The ink developer device 300 further includes a foil 302 which may be adjacent to and/or at least partially surround the main electrode (110, 122). As illustrated in FIG. 3, the fluid foil 302 may optionally only surround the main electrode onthe two sides (e.g., two foils, one on each side of the main electrode), and, e.g., be absent on the bottom side (illustrated by dashes). In one implementation (such as that illustrated in FIG. 3), the fluid foil 302 may closely follow the curvature ofthe squeegee roller 112 and the lower left side of the main electrode (adjacent the ink inlet 120 up to the drain passage 124). It is also envisioned that the fluid foil may have other shapes. For example, the fluid foil 302 may also closely follow thecurvature of the drum 102 (not shown). More generally, the fluid foil may be present in any location that may benefit from a reduction of ink splashes or sludge buildup.
In one implementation, the fluid foil 302 may be electrically charged such that the splashed ink does not readily adhere to the foil. For example, the fluid foil 302 may be charged to the same potential level as the main electrode (110, 122) todiscourage the splashed ink from attaching to either the main electrode or the fluid foil. For example, the main electrode and the foil may be electrically coupled to each other, or alternatively to a same voltage source. In an implementation, theelectrode and the fluid foil may be charged to about -1,500 V, whereas the squeegee roller 112 may be charged to about -750 V and the developer roller 104 to about -450 V.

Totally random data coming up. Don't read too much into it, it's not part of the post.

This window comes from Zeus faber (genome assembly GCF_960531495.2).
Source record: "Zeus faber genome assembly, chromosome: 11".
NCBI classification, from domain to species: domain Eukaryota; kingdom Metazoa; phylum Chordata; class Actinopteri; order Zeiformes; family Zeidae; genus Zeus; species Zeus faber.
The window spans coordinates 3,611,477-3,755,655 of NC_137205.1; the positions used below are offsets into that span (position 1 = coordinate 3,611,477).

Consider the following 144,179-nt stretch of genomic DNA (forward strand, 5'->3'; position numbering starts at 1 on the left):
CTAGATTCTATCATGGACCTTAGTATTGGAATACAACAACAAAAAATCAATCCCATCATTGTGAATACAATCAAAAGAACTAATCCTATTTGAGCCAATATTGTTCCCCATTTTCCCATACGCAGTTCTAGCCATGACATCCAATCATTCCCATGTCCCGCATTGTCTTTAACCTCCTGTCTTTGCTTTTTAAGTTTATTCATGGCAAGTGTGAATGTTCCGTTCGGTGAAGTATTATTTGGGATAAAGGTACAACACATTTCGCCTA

Additionally, the gap between the fluid foil 302 and the main electrode (110, 122) (or other parts of the ink developer device 300) may be at about 2 mm. The gap between the rollers (e.g., 112 and 104) and the foil 302 may be at about 1 mm orless. Furthermore, the fluid foil 302 may be made of any electrically conductive material that may be chemically non-reactive with the fluids utilized in the ink developer (e.g., ink and/or carrier liquid), such as steel, stainless steel, plastic withcoating (e.g., Ultem.RTM. brand coating which may include polyetherimide and/or Teflon.RTM. brand coating which may include polytetrafluoroethylene), combinations thereof, and the like. Accordingly, the back and front wall foils illustrated in FIG. 3may serve as guides to channel the ink flow. This is envisioned to minimize flow patterns that are undesirable or detrimental to the ink developer performance and life. Also, in one implementation, the coating on the plastic (e.g., Teflon.RTM. brandcoating or Ultem.RTM. brand coating) is applied to one side of the foil 302 (e.g., the side where ink may be present such as the side facing the electrode (110, 122)).